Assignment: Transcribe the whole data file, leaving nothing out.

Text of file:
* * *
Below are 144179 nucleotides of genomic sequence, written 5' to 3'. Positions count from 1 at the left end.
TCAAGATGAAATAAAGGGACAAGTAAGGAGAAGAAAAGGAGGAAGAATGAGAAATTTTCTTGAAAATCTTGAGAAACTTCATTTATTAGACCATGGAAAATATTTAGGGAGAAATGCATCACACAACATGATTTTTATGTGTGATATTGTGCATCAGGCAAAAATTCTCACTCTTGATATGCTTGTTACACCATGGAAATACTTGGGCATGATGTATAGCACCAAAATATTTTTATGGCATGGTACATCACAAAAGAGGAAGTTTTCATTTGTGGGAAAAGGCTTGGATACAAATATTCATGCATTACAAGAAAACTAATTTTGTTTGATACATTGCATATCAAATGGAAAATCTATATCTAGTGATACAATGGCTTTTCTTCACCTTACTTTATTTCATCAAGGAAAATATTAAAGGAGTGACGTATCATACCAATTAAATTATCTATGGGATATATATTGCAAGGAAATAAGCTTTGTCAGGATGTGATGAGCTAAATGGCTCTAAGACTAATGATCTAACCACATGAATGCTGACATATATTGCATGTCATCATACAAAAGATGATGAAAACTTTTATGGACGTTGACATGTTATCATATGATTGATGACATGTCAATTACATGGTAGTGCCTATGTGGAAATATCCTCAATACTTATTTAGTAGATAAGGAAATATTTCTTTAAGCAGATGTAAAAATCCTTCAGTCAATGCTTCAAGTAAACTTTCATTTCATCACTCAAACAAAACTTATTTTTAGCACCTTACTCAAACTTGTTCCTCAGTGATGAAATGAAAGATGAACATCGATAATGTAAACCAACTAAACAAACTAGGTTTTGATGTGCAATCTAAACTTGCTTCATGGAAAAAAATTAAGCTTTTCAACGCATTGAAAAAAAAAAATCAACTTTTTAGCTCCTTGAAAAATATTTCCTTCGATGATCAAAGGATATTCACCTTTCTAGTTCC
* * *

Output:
Below are 144179 nucleotides of genomic sequence, written 5' to 3'. Positions count from 1 at the left end.
TCAAGATGAAATAAAGGGACAAGTAAGGAGAAGAAAAGGAGGAAGAATGAGAAATTTTCTTGAAAATCTTGAGAAACTTCATTTATTAGACCATGGAAAATATTTAGGGAGAAATGCATCACACAACATGATTTTTATGTGTGATATTGTGCATCAGGCAAAAATTCTCACTCTTGATATGCTTGTTACACCATGGAAATACTTGGGCATGATGTATAGCACCAAAATATTTTTATGGCATGGTACATCACAAAAGAGGAAGTTTTCATTTGTGGGAAAAGGCTTGGATACAAATATTCATGCATTACAAGAAAACTAATTTTGTTTGATACATTGCATATCAAATGGAAAATCTATATCTAGTGATACAATGGCTTTTCTTCACCTTACTTTATTTCATCAAGGAAAATATTAAAGGAGTGACGTATCATACCAATTAAATTATCTATGGGATATATATTGCAAGGAAATAAGCTTTGTCAGGATGTGATGAGCTAAATGGCTCTAAGACTAATGATCTAACCACATGAATGCTGACATATATTGCATGTCATCATACAAAAGATGATGAAAACTTTTATGGACGTTGACATGTTATCATATGATTGATGACATGTCAATTACATGGTAGTGCCTATGTGGAAATATCCTCAATACTTATTTAGTAGATAAGGAAATATTTCTTTAAGCAGATGTAAAAATCCTTCAGTCAATGCTTCAAGTAAACTTTCATTTCATCACTCAAACAAAACTTATTTTTAGCACCTTACTCAAACTTGTTCCTCAGTGATGAAATGAAAGATGAACATCGATAATGTAAACCAACTAAACAAACTAGGTTTTGATGTGCAATCTAAACTTGCTTCATGGAAAAAAATTAAGCTTTTCAACGCATTGAAAAAAAAAAATCAACTTTTTAGCTCCTTGAAAAATATTTCCTTCGATGATCAAAGGATATTCACCTTTCTAGTTCC